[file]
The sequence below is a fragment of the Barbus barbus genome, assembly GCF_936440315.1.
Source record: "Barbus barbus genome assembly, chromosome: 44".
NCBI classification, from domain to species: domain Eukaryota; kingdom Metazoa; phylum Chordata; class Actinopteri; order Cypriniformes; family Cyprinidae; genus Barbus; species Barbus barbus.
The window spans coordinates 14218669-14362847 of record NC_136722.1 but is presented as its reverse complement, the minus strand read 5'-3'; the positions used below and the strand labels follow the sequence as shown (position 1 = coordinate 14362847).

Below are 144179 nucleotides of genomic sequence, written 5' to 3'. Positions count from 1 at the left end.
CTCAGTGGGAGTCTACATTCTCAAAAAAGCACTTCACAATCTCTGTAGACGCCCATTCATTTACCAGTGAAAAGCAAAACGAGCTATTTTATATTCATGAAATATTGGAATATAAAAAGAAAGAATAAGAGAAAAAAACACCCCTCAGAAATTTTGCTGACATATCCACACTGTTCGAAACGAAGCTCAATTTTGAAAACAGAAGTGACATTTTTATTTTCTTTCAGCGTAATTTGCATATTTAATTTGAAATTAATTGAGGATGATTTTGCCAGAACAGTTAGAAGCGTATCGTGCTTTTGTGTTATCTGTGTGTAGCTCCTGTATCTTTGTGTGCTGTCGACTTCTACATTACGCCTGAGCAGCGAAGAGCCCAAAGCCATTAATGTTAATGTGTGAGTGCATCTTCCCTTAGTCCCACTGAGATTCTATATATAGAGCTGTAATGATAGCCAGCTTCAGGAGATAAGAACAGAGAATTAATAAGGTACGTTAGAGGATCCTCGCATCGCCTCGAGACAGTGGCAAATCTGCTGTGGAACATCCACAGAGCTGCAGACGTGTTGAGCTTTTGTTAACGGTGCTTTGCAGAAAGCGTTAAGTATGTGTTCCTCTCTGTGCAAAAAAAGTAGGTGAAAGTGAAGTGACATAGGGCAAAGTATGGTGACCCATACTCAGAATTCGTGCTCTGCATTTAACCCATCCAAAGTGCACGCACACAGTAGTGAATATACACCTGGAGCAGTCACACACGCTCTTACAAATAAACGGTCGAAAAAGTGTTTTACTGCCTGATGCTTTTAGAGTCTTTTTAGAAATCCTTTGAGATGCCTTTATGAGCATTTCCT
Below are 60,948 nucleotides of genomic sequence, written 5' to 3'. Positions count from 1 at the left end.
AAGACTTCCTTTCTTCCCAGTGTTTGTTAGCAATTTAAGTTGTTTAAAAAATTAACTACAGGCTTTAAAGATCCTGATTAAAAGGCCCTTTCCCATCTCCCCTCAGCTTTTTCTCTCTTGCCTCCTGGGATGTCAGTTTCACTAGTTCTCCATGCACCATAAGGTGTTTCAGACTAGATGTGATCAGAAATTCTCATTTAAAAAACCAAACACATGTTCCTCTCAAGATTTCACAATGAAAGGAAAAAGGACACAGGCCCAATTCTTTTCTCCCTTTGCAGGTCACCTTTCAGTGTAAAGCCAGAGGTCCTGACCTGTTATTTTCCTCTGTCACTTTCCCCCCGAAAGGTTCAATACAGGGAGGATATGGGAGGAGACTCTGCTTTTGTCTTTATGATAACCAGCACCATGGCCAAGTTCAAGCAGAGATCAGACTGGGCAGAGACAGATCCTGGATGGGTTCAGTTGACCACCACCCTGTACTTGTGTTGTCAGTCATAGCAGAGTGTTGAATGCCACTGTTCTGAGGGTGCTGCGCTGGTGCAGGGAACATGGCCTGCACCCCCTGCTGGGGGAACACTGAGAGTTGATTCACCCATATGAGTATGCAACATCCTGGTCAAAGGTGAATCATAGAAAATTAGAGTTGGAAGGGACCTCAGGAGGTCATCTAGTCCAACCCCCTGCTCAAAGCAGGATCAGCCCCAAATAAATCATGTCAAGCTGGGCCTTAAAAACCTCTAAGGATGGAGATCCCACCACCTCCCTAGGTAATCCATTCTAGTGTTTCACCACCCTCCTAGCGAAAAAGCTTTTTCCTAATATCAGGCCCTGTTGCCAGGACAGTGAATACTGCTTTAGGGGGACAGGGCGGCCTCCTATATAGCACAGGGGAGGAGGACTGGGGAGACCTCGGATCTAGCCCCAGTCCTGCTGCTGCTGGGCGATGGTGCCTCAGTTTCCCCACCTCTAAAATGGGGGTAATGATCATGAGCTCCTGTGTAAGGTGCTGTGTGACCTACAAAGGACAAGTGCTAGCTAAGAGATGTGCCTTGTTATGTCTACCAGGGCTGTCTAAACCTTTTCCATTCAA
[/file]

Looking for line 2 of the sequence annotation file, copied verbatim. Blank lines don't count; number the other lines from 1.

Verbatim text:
Source record: "Barbus barbus genome assembly, chromosome: 44".